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Art Curatorial

From the Collection–Theseus by Jacques Lipchitz

Jacques Lipchitz (French, b. Lithuania, 1891–1973, active in the United States), Theseus, 1942. Hollow bronze cast. height: 23 3/4 in. (60.33 cm). Milwaukee Art Museum, Gift of Mrs. William D. Vogel M1956.80. Photo credit: Larry Sanders. © Estate of Jacques Lipchitz, all rights reserved.
Jacques Lipchitz (French, b. Lithuania, 1891–1973, active in the United States), Theseus, 1942. Hollow bronze cast. height: 23 3/4 in. (60.33 cm). Milwaukee Art Museum, Gift of Mrs. William D. Vogel M1956.80. Photo credit: Larry Sanders. © Estate of Jacques Lipchitz, all rights reserved.

Many of the artists featured in the special exhibition Van Gogh to Pollock: Modern Rebels, Masterworks from the Albright-Knox Art Gallery are also represented in the collection of the Milwaukee Art Museum. This is the first in a series of blog posts that will highlight Milwaukee’s artworks during the run of the exhibition.

Knowledge of classical mythology is one of those subjects that will always help the student of art history, no matter what period you study. Over the last few years, I have explored mythological subjects in the Milwaukee Art Museum’s collection represented in ancient Greek hydriae; Baroque decorative arts and painting; and nineteenth century German ceramics.

Modern art is no exception. We have to look no further than the sculptures of Jacques Lipchitz (1891–1973).

Jacques Lipchitz was a Jewish artist from France who was born in Lithuania. He was classically trained in Paris, although he soon worked in a cubist style, such as Sailor with Guitar in the collection of the Albright-Knox Art Gallery.

Categories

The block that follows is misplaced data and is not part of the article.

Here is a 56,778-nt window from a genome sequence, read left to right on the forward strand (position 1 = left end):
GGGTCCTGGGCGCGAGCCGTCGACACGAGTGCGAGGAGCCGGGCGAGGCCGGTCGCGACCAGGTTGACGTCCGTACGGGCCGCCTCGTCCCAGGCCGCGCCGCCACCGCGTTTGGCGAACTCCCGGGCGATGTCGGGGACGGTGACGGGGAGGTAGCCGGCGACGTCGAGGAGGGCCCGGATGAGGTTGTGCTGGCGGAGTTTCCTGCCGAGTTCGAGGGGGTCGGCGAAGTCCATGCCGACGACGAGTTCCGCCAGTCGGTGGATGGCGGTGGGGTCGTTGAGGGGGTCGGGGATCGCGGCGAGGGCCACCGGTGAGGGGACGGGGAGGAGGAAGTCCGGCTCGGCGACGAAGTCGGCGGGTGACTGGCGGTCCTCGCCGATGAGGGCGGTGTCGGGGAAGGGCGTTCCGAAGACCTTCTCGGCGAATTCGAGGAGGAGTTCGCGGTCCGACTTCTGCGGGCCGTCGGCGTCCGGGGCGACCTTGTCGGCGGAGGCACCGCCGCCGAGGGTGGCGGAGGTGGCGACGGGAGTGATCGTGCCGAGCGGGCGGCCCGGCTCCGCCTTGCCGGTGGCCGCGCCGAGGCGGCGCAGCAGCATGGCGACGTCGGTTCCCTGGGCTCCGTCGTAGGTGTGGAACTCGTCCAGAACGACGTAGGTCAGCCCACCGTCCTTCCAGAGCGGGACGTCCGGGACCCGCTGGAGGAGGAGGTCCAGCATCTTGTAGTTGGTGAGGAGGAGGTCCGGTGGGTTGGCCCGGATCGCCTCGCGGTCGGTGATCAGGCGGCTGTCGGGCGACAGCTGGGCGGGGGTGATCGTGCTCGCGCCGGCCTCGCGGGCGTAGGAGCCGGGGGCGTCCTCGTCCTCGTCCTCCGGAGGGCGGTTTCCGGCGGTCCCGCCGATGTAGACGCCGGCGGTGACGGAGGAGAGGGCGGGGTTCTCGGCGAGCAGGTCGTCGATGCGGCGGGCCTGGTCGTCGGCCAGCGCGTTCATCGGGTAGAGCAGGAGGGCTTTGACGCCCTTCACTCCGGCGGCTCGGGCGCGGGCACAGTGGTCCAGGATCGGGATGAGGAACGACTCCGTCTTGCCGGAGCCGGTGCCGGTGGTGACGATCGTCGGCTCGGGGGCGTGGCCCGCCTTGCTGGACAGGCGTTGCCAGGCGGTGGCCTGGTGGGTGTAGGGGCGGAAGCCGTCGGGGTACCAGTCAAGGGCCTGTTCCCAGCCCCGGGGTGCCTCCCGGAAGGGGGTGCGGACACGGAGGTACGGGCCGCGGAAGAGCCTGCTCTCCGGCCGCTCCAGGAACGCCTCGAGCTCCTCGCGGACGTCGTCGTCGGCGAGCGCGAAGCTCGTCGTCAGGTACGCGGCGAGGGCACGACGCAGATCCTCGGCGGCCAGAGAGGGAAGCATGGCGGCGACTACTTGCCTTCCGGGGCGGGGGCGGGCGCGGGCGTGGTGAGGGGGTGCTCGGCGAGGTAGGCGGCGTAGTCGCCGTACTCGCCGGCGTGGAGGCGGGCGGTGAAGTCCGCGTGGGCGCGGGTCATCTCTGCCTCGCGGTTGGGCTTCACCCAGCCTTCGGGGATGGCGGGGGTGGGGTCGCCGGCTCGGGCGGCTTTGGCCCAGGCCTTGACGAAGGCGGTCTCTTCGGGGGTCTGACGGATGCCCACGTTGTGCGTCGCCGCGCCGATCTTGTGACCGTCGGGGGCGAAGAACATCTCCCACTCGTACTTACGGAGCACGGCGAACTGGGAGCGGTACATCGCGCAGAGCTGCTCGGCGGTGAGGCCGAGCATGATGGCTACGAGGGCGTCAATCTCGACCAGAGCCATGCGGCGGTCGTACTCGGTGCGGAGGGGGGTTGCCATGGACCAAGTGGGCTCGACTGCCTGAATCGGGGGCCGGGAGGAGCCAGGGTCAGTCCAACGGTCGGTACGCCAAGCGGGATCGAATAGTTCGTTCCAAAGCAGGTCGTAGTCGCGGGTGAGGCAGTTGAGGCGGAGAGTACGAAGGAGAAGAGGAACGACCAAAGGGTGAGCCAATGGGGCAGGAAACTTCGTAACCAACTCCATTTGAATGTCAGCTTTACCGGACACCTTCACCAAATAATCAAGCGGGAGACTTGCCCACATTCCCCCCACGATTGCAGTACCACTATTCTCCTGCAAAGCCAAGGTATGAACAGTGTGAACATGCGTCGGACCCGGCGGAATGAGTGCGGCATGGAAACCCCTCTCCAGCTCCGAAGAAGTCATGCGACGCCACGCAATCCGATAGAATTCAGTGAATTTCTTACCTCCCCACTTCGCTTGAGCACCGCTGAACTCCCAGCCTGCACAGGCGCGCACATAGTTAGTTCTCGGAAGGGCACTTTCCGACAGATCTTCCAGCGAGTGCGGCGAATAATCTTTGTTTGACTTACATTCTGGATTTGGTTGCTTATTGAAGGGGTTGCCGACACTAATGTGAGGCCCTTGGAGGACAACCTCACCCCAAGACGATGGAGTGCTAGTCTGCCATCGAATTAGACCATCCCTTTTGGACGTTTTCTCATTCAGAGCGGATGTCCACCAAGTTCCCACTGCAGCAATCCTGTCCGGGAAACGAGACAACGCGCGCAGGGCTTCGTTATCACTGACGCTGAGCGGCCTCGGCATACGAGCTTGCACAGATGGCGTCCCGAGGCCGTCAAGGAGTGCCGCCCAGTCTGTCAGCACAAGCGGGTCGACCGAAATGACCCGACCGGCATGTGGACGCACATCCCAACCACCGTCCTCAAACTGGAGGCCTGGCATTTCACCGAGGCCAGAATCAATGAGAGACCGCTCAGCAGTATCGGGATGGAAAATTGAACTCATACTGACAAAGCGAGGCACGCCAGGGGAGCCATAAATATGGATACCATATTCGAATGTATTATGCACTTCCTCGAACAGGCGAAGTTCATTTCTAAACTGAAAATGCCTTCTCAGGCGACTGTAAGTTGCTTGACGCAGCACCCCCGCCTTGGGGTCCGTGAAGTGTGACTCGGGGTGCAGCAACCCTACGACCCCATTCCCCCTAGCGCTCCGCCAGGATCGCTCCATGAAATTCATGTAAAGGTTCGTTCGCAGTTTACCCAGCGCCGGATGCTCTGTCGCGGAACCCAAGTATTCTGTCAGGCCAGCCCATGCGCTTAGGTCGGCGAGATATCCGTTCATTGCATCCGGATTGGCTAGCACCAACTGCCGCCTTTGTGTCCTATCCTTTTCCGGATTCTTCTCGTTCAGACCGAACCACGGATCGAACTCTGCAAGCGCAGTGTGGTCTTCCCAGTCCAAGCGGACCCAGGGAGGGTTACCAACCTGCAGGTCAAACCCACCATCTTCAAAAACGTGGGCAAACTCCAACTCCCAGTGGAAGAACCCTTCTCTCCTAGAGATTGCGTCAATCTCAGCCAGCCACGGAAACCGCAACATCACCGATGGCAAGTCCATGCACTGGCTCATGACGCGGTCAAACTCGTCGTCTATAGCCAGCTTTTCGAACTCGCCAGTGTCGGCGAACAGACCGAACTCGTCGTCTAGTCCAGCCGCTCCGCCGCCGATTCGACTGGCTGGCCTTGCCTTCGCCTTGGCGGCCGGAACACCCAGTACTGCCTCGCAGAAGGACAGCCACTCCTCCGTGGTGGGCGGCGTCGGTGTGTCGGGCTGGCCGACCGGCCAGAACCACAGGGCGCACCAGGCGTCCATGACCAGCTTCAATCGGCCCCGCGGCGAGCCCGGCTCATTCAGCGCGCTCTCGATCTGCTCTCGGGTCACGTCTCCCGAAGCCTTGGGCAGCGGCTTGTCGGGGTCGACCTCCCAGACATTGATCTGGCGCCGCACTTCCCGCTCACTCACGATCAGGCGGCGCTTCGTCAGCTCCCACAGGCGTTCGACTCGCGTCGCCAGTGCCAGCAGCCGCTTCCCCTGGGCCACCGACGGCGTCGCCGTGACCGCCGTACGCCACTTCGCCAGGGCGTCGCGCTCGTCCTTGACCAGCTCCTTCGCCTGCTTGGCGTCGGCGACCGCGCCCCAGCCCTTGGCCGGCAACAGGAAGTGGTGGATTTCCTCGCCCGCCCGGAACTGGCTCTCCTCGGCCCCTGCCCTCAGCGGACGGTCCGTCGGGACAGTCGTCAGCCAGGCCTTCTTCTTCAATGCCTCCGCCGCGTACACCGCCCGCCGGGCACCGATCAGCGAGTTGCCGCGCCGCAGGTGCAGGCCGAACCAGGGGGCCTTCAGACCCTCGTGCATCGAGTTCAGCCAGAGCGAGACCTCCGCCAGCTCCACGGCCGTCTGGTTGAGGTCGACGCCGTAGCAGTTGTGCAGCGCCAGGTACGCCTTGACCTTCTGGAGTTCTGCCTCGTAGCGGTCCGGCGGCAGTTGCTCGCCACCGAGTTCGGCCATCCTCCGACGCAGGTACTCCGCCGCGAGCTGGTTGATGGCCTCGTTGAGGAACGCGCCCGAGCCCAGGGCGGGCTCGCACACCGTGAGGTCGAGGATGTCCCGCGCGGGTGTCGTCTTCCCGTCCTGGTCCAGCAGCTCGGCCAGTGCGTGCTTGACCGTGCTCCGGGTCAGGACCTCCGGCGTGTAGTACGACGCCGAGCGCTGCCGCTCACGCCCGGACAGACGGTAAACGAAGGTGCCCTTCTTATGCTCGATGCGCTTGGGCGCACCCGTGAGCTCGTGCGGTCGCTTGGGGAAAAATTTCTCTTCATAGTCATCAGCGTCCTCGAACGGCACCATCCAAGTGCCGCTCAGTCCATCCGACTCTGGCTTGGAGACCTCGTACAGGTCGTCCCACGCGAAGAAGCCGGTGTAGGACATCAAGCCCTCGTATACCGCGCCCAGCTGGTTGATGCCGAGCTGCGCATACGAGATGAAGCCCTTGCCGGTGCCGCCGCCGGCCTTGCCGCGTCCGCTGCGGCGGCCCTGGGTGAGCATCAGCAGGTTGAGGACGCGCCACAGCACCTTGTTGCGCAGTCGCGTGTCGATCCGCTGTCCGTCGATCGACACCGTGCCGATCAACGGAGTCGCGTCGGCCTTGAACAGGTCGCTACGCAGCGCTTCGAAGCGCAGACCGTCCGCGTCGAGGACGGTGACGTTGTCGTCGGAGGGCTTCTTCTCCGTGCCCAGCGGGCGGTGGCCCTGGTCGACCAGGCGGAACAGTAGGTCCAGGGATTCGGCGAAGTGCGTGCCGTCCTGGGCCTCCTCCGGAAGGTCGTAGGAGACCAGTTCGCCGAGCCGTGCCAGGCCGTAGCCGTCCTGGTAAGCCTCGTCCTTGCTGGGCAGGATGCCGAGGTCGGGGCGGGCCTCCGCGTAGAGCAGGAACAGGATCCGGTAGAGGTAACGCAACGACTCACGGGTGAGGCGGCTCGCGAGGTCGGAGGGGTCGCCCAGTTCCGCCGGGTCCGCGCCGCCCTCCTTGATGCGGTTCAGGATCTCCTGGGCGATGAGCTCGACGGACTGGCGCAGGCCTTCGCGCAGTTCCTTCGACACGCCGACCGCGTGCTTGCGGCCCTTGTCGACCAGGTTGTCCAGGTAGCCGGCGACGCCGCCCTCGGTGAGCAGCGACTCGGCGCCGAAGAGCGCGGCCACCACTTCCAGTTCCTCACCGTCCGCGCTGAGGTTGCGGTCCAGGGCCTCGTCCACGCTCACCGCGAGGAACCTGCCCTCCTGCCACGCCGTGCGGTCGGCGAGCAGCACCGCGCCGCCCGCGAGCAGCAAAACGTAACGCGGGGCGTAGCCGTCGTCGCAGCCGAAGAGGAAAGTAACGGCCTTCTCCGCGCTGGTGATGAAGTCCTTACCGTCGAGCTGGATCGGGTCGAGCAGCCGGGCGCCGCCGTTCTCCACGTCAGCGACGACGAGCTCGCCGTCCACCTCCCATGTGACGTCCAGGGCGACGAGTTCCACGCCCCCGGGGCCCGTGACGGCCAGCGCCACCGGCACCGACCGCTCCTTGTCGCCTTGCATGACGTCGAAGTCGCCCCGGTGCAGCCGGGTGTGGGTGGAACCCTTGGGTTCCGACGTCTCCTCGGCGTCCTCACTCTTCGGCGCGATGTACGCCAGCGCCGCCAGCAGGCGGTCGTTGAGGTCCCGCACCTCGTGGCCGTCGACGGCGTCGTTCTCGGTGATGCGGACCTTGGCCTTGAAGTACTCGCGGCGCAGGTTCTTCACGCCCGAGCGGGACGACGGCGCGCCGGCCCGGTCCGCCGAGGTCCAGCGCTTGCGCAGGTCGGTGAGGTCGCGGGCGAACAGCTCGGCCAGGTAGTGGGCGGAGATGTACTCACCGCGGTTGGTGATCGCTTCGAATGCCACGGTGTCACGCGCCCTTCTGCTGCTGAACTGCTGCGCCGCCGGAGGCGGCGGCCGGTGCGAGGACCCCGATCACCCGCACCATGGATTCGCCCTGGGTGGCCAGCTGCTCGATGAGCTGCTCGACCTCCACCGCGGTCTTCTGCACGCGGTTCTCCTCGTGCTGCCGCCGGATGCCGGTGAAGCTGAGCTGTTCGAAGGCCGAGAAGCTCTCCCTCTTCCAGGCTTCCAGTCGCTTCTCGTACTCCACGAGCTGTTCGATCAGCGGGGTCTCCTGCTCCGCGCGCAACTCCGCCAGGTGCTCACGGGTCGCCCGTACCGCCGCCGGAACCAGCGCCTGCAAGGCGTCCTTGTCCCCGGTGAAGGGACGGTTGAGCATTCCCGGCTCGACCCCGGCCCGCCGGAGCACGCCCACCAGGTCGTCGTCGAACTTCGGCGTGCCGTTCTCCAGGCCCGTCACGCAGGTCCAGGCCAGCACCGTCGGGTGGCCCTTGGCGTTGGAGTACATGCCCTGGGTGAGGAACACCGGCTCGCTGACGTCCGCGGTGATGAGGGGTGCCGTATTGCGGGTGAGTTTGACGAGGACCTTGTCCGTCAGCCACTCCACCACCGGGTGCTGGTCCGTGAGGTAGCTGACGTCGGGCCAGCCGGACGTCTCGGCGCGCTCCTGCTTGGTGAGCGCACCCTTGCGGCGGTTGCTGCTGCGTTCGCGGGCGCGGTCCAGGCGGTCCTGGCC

Art Curatorial

From the Collection–Meissen Porcelain Manufactory, Two-Handled Urn

Meissen Porcelain Manufactory (Dresden, Germany, established 1710), Two-Handled Urn, 1814-60. Porcelain with hand-painted overglaze decoration and gilding. Milwaukee Art Museum, Gift of the René von Schleinitz Foundation, M1962.248. Photo credit: John R. Glembin
Meissen Porcelain Manufactory (Dresden, Germany, established 1710), Two-Handled Urn, 1814-60. Porcelain with hand-painted overglaze decoration and gilding. Milwaukee Art Museum, Gift of the René von Schleinitz Foundation, M1962.248. Photo credit: John R. Glembin

Last week, we looked an amazing example of large-scale Meissen porcelain sculpture.  This time, we’ll look at another beautiful work of Meissen, this two-handled urn.

This sizable object has a great presence (it’s about a foot tall).  What immediately draws attention is the beautifully painted decoration.  The base and rim are painted in a Renaissance revival-style panel with purple-pink and light olive green tones highlighted with the white of the porcelain and shiny gilding. And then there is the main frieze, which shows an ancient Greek myth called the Calydonian Boar Hunt.

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Art Curatorial

Mythology at the Milwaukee Art Museum–Part 2

Corrado Giaquinto (Italian, 1703–1766), The Triumph of Galatea, ca. 1752. Oil on canvas; 33 1/2 x 48 1/2 in. Milwaukee Art Museum, Gift of Mr. and Mrs. Myron Laskin M1970.68.2 Photo credit Larry Sanders.
Corrado Giaquinto (Italian, 1703–1766), The Triumph of Galatea, ca. 1752. Detail. Oil on canvas; 33 1/2 x 48 1/2 in. Milwaukee Art Museum, Gift of Mr. and Mrs. Myron Laskin M1970.68.2 Photo credit Larry Sanders.

In my August post for the Museum’s blog, Mythology at the Milwaukee Art Museum-Part 1, I focused on some great examples of Classical mythological figures in the Museum’s Collection—hopefully with the result that you will be able to identify those characters the next time you see them.

This month, I am going to explore another aspect of mythology in art.  (Don’t worry, we’ll still learn how to identify a myth or two.)  But we’ll also see that classical mythology can be both straightforward and convoluted at the same time.

First, let’s start with a basic question: what is “myth”?

There is a lot of scholarship on the definition and meaning of myth in disciplines such as anthropology.